with the damping terms a , ~ ( a A / a tand ) o,p(a@/at)caused by the losses in the conducting medium. As we have seen above, the Lorentz condition is a relation between the vector and the scalzr potentials. It is commonly used, first, because it results in the reduction of the coupled equations satisfied by the potentials A and CD to independent wave equations and puts them on equivalent footing and, second, because it fits naturally into the considerations of the theory of special relativity (see Chapter 17). In view of its importance and the great simplification achieved by imposing such a gauge, we should examine whether it is always possible to impose it without introducing or causing any nonphysical effects. That is, we would like to see whether it is possible at all to find potentials associated with given electric and magnetic fields and, at the same time, satisfy the Lorentz condition. To answer this question we start with a given set of E, B, A, and @ such that Eqs. (15.1)and (15.4) are satisfied: B = V x A, and E = aA/at  V @ . Since the curl of a gradient of a scalar is zero, then the potential A given by gives the same physical field B where I) is any scalar function of space and time. However, because the eleccric field depends on the derivative of A' with respect to time, the scalar potential will have to be changed in order to give the same physical electric field. Thus we write
Substituting Eq. (15.21) and using Eq. (15.4) we get
which gives
The transformation of Eq. (15.21) and (15.22) is called a gauge transformation, and the invariance of the fields under such transformations is called gauge invariance. Now that the new potentials A' and @' give the same physical fields 'E and B as those given by the original potentials A and @ we check if A' and @' satisfy the Lorentz condition:
Substituting Eqs. (15.21)and (15.22) in the above Lorentz condition gives
There are two cases to consider. If the original potentials A and @ satisfy the Lorentz condition, that is, V .A cp(a@/at)= 0, then the new potentials A' and W will satisfy the Lorentz condition provided that $ satisfies the equation
+
15.2 RETARDED POTENTIALS
473
which is the homogeneous scalar wave equation. On the other hand, if the original potentials did not satisfy the Lorentz conditionthat is, V  A + ep(d@/dt)# &the new potentials, however, can be chosen to satisfy it provided we choose t j such that it satisfies the scalar wave equation with  [V A + cp(d@/at)] taken as an inhomogeneous source. In other words, r// must satisfy Eq. (15.23). As a result we conclude that it is always possible to impose the Lorentz condition while still maintaining the physical effects (namely, E, B, and hence the forces on charged particles). Example 15.1 The Lorentz Gauge This example discusses the Lorentz gauge and the gauge transformations. The given E and B fields are derivable from two pairs of scalar and vector potentials: (a,A) and (a,, A,). The potentials are related as follows: @(r,t) = @,(r, t) A(r, t) = A,(r, t)
+ w cos(krr  wt)
+ [k cos(k:
wt)

sin(kr  wt) r2
First we note that the potentials can be written as
a sin(kr  wt)
@(r, t) = @,(r, t)  at
r
Thus these potentials indicate, using the notation of Eqs. (15.21) and (15.22), that r
d
t) = @   $ at
A(r, t) = A.
+ V$
with $ =
sin(kr  wt) r
(15.25)
Let us substitute A and @ in the Lorentz condition, as follows:
Using
one can easily show that
Hence if A, and @, satisfy the Lorentz condition, then A and @ will also satisfy the condition.
15.2 Retarded Potentials Our aim in this section is to solve the wave equations given by Eqs. (15.9) and (15.10), which were derived using the Lorentz gauge. Because of the presence of the sources in these equations, the solution consists of two contributions: a solution of the homogeneous equation and a particular solution of the inhomogeneous equation. The overall solution must then be made to satisfy the prescribed boundary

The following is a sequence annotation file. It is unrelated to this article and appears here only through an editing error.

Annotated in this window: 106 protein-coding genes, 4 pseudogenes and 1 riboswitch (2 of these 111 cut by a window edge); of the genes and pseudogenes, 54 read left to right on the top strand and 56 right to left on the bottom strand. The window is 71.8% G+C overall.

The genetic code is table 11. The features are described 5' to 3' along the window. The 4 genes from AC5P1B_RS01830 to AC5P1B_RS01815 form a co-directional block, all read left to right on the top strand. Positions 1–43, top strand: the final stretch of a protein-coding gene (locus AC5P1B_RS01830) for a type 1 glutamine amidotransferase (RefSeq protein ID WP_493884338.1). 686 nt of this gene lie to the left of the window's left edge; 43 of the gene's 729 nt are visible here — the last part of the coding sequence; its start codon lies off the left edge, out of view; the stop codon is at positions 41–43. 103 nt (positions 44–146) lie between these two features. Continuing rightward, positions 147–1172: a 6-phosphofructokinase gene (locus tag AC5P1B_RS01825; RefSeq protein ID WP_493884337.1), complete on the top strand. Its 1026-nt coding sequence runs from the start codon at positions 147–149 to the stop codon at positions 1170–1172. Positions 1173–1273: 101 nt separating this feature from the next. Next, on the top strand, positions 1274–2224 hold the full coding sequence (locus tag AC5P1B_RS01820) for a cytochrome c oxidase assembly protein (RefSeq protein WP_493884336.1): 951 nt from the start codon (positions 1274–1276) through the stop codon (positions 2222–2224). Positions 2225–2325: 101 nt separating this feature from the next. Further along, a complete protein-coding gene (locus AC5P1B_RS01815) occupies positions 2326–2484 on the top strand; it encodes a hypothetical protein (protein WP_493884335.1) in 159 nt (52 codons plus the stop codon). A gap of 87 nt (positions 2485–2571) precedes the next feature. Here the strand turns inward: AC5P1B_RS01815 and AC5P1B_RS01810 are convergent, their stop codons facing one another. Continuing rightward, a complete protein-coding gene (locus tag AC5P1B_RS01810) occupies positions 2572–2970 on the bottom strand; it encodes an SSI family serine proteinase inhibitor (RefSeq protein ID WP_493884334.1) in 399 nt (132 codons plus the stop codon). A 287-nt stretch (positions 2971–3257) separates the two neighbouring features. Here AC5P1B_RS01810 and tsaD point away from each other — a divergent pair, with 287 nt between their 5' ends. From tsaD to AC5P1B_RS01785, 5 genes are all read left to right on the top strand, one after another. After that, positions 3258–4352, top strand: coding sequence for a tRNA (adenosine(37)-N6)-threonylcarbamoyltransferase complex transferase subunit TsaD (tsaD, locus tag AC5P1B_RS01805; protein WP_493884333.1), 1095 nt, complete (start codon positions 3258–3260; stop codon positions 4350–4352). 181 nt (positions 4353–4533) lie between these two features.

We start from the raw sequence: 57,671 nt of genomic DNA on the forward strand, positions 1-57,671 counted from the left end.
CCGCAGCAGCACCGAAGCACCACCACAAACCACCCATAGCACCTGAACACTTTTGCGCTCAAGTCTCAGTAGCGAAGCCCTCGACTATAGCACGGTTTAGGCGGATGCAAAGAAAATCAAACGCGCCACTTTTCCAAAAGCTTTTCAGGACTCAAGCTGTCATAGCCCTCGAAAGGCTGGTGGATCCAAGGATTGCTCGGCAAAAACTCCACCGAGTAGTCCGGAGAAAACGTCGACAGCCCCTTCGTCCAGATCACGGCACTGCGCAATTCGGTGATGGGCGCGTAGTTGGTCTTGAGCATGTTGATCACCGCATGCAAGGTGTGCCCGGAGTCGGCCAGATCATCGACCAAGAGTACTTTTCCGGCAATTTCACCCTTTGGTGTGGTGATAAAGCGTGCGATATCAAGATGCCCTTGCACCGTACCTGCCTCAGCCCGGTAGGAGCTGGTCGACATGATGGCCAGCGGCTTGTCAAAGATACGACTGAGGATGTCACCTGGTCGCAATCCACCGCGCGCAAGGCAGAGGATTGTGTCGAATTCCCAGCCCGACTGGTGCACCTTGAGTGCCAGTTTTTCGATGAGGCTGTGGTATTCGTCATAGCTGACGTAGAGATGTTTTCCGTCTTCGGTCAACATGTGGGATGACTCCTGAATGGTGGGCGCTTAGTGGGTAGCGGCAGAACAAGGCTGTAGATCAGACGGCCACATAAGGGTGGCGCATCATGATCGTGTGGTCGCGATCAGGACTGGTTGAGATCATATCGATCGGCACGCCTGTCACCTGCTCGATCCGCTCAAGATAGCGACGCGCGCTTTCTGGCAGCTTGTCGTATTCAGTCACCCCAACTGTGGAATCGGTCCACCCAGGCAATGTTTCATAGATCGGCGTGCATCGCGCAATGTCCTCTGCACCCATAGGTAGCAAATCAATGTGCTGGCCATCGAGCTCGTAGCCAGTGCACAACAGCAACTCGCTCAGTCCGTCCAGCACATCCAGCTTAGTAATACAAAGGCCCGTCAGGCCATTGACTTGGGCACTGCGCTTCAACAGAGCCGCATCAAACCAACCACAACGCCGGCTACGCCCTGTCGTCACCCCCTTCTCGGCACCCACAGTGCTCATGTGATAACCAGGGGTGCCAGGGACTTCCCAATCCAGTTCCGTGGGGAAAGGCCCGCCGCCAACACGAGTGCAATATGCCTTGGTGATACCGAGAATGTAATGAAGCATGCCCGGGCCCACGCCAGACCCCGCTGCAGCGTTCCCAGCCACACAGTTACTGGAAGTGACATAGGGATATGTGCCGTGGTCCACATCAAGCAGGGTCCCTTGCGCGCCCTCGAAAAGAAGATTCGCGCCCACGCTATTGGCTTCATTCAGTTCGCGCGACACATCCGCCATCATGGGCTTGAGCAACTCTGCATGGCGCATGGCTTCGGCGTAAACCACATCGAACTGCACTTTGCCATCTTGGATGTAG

474
RADIATION
conditions. Since the homogeneous (sourceless) problem was treated in detail in Chapter 14, we will concentrate here on the effect of the sources. The method to be used has some resemblance to the method we used for the solution of Poisson's equation for static situations [see Section 3.6 and Eqs. (15.12) and (15.13)]. However, because of the second time derivatives of the potentials in the present problem one should not get carried away. For example, it is wrong to say that the solution to the timedependent problem is given by the static solution with the time dependence being accounted for by its insertion in the sources (instantaneous solution). This reasoning is faulty because of the fact that what one observes at a distance r and corresponding time t is not caused by the parameters of the sources at that same time. The electromagnetic disturbance (in vacuum) has a finite speed, c; hence, it takes a period of time equal to r/c to reach the observer. Therefore, what the observer measures at time t is correlated to the sources at what is called the retarded time, or t  r/c. Let us now solve the wave equation of the scalar potential for a given p(r, t). We will solve it first for a point charge q that is located at the origin at time t. It is to be cautioned now that the time dependence we are considering for the point charge does not arise from the motion of the charge. The charge is a fictitious mathematical entity; it is not in motion, but its magnitude is a function of time. The fields produced by the motion of charges are more complicated than what we are considering here. Once the potential produced by the fictitious point charge is obtained it will be generalized by summing over all the actual charge distribution. It is important to note, however, that the potential of the actual charge distribution can be specialized to the case of a moving point charge. This will be done later in the chapter. At points away from the origin and in vacuum Eq. (15.10) becomes